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Resources

Shipshape: Autumn 2019

Simon Robinson’s Viewpoint

Don’t stop me now

More than three years of Brexit uncertainty have left many business owners itching to just get on with things.

Regardless of the path politics finally takes us down, a number of the businesses we work with are very focused on future growth. 

So, it may seem counterintuitive, but is it time to take your business to the next level – whatever that may mean?

Knowing when is the right time to expand is never easy.  Every business is different and faces its own unique challenges.  Indeed, growth in itself is not always the be-all and end-all – sometimes a decision to keep calm and carry on can be the right strategy. But the most important thing is to have a plan.

Whatever path you choose for your business, at Shipleys we’ll do all we can to support you and help make those decisions. If you decide it’s time to move up a gear, here are some  thoughts on things you might want to review.

Rocking all over the world

Growth for your business could mean looking to expand into new markets, both here in the UK or overseas. It’s a subject of seemingly never-ending debate, but a different relationship  with the EU could bring the prospect of new global trade opportunities, especially with the present weakness of sterling making UK goods and services relatively inexpensive. Of course, weak pound also means more expensive supplies if you’re importing, putting pressure on profit margins.

Then there’s the potential additional red tape that exporters to the EU might face.

In the past two editions of Shipshape we’ve spotlighted how intra-EU movement of goods will need to be declared to HMRC in the event of no deal. In that case, an Economic Operator  and Identification (EORI) number will help ensure your business pays the right amount of duty. Your business may also need to get Transitional Simplified Procedures (TSP) registration and an Authorised Economic Operator (AEO) certificate.

Career opportunities

Expansion could mean recruiting more staff. With unemployment apparently at its lowest rate in 45 years, that will certainly involve thinking hard about how to attract and retain the right people.  At the same time, there are record low numbers of EU citizens joining the UK labour market. Staffing up to meet the demands of growth, or sudden market changes, has become a more profound challenge because of changing attitudes to work.  Business owners now need to give much more thought to what the workplace environment needs to look like  in five to ten years’ time to continue to motivate and engage staff, and to be more environmentally aware.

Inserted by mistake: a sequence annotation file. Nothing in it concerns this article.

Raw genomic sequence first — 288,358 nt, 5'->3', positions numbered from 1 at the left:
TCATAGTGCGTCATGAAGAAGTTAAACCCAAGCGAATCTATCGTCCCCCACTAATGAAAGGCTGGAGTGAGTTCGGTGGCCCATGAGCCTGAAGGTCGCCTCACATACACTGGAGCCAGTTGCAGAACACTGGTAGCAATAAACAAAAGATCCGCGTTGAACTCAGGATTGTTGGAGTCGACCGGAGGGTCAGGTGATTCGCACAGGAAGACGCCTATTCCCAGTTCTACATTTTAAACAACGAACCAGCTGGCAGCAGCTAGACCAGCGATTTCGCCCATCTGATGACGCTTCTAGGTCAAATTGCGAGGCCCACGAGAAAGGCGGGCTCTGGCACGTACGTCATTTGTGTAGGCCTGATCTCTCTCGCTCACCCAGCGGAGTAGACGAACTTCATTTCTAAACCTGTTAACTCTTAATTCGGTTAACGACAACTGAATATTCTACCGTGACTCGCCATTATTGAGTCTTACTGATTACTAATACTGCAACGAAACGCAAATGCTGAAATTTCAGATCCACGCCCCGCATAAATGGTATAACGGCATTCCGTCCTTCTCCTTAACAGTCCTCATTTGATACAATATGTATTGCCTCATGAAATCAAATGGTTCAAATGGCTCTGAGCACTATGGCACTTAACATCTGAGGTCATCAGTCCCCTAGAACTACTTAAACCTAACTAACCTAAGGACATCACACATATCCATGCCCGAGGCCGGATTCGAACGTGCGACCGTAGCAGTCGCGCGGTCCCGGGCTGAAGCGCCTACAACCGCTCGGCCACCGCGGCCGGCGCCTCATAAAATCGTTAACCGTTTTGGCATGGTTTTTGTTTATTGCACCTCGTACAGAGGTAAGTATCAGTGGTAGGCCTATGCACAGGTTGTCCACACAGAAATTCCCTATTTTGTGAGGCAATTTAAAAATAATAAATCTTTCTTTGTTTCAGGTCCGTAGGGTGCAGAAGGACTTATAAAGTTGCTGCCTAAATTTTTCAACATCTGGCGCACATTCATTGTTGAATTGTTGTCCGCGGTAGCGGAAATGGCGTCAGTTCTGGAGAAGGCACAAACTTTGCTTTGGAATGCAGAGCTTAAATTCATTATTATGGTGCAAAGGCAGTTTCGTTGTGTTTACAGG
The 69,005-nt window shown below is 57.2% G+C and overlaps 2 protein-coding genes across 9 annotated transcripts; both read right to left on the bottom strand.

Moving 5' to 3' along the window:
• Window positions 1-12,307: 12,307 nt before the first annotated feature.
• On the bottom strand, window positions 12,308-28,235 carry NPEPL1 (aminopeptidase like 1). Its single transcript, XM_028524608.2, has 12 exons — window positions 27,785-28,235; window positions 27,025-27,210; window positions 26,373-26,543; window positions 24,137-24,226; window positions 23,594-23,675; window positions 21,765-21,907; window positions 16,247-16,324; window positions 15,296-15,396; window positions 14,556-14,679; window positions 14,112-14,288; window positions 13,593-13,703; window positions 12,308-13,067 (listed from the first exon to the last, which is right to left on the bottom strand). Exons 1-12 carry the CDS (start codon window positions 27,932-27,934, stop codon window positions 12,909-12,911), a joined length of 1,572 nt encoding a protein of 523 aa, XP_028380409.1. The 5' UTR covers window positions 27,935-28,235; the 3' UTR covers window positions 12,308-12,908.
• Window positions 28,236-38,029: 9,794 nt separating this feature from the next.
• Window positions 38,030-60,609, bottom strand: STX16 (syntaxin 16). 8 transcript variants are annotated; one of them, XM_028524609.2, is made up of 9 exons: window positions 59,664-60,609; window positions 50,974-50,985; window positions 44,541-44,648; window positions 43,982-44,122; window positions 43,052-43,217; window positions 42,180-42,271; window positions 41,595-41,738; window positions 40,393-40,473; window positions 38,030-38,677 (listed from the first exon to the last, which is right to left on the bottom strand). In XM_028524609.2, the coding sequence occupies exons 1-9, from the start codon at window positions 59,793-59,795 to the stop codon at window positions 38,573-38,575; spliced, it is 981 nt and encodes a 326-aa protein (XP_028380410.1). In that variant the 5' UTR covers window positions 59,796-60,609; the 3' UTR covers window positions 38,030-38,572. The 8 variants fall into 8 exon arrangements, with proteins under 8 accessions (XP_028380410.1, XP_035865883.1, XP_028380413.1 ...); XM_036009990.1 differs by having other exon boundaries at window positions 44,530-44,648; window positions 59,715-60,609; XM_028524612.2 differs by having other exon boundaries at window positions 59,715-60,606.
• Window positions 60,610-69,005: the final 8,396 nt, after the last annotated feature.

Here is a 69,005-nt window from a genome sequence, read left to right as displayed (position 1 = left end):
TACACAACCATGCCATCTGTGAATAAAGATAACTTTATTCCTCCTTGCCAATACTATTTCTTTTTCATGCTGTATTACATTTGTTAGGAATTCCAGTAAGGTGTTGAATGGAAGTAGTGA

A recent Yougov report highlighted the impact that technology is having on transforming working arrangements and influencing what matters to people at work.  The report found office  location and flexible hours were the top influences on how people choose between employers, while they’re also swayed by perks like gym memberships and discount schemes.

Meanwhile, research commissioned to mark World Environment Day earlier this year found 73% of office workers want their workplace to improve its sustainability policy, and 24% claim they’d refuse a job at an organisation with a poor sustainability record.

The future is now

Then again, technology could be the very key to growth itself, whether it’s embracing cloudbased business solutions, robotic process automation or artificial intelligence (AI). 

Digital technology has enormous potential to allow smaller, agile businesses with good ideas to take on established incumbents, providing them with low-cost, flexible and highly scalable  IT solutions.

And the potential impact of AI is highlighted in a recent report from consultants McKinsey, which claims that AI could boost the UK economy by 22% in the next decade by making companies more productive.

Money (that’s what I want)

Of course, growth usually requires funding, whether that’s through investing more of the company’s profits in its future, maximising the tax reliefs available or finding external funding from traditional banks and investors, or the myriad of new sources such as crowdfunding. It’s claimed that more than £200m was invested in firms in 2017 via crowdfunding platforms like  Crowdcube, Seedrs and SyndicateRoom. As with any type of funding, however, it’s important to be aware of the potential pitfalls as well as the benefits – something Shipleys’ experts are happy to help with.

Pass it on down

Business owners will also recognise that, ultimately, securing the company future may involve having a plan to hand over the reins of control to someone else at some point. It’s easy to  put this off, but the long-term security of the company may depend on it.

One interesting and increasingly popular succession planning option is an Employee Ownership Trust (EOT) – a tax-efficient way to sell a business while maintaining its independence and giving control to staff. You can find out more about EOTs on page 4.

Elsewhere in this issue, we look at overcoming some of the hurdles to growth on page 2, at how businesses can learn from their mistakes on page 5, and at motivating and engaging employees as part of a growth plan on page 6 – along with a whole lot more.

Enjoy the read.

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